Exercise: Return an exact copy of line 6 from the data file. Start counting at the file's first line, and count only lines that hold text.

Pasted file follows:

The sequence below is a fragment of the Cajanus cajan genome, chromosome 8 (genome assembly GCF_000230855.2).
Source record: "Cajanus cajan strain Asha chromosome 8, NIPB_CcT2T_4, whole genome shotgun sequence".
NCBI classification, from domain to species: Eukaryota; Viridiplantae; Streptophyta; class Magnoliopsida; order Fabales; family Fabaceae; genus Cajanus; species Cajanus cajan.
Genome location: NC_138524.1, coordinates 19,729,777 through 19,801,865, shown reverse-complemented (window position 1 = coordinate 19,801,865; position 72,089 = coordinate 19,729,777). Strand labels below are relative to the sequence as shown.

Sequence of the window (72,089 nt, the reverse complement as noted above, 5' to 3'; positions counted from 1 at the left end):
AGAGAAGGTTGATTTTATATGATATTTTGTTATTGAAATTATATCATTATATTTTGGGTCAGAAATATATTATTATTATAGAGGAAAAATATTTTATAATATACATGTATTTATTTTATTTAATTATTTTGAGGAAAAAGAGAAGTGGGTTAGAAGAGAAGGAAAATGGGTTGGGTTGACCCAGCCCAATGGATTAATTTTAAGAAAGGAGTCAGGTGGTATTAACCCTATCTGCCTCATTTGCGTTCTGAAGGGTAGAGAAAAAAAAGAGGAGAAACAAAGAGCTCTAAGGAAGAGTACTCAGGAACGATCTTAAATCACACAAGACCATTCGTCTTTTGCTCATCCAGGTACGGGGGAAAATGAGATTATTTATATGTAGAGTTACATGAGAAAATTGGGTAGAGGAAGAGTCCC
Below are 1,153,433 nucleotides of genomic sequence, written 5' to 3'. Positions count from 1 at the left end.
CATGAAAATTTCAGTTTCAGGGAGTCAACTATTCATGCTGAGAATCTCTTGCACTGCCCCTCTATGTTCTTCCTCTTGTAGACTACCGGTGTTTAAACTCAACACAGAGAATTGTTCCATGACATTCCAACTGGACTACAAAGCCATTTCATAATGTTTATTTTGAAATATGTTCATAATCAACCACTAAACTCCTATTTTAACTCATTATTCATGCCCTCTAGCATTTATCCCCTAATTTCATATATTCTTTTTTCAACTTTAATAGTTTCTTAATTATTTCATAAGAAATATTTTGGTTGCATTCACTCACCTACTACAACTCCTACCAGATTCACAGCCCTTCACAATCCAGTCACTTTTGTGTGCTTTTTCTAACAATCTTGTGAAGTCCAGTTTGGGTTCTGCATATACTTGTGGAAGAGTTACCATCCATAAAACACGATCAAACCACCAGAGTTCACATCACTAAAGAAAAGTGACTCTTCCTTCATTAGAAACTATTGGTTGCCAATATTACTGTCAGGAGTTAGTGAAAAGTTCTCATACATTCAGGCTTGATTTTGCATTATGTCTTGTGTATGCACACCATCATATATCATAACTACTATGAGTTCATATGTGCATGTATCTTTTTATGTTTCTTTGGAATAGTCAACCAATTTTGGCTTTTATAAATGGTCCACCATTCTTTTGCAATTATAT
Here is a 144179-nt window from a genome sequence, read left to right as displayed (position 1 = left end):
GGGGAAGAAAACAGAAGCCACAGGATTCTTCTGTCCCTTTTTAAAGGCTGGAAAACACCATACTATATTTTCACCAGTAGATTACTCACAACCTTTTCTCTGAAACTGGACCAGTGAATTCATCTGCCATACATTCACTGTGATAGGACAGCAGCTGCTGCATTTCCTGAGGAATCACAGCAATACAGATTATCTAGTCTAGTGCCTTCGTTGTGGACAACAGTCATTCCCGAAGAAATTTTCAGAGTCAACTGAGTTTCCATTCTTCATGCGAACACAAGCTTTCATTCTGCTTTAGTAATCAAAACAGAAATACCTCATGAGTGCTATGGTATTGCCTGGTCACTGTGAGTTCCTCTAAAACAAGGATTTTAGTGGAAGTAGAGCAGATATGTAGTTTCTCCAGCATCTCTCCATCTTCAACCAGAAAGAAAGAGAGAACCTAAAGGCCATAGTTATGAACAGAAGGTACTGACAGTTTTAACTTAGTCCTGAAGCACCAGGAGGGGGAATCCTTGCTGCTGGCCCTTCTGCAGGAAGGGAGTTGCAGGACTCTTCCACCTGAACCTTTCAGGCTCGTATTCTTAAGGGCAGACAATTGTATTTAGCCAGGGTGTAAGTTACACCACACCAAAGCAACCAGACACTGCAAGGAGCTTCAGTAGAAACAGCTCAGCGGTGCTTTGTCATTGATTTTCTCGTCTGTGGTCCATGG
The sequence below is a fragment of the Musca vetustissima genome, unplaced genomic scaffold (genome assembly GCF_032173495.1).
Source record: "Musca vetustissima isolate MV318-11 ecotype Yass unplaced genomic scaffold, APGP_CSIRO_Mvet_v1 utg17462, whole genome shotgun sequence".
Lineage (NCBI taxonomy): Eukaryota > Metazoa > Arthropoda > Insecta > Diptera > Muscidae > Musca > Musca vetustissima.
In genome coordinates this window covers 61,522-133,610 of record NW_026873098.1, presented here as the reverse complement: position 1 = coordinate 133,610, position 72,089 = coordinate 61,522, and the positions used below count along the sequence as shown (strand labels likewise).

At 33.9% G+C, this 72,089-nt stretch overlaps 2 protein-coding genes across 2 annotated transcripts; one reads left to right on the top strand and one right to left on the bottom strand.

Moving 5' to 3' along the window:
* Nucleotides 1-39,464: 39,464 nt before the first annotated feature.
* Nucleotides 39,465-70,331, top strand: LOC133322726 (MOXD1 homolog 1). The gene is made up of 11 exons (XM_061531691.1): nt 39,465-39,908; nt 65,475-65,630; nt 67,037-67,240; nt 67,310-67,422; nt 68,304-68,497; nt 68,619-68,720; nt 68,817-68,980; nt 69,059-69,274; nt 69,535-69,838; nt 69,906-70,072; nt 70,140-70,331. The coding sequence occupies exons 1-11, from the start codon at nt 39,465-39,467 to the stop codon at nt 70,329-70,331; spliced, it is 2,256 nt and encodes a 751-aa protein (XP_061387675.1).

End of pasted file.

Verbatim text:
AGAGAAGGTTGATTTTATATGATATTTTGTTATTGAAATTATATCATTATATTTTGGGTCAGAAATATATTATTATTATAGAGGAAAAATATTTTATAATATACATGTATTTATTTTATTTAATTATTTTGAGGAAAAAGAGAAGTGGGTTAGAAGAGAAGGAAAATGGGTTGGGTTGACCCAGCCCAATGGATTAATTTTAAGAAAGGAGTCAGGTGGTATTAACCCTATCTGCCTCATTTGCGTTCTGAAGGGTAGAGAAAAAAAAGAGGAGAAACAAAGAGCTCTAAGGAAGAGTACTCAGGAACGATCTTAAATCACACAAGACCATTCGTCTTTTGCTCATCCAGGTACGGGGGAAAATGAGATTATTTATATGTAGAGTTACATGAGAAAATTGGGTAGAGGAAGAGTCCC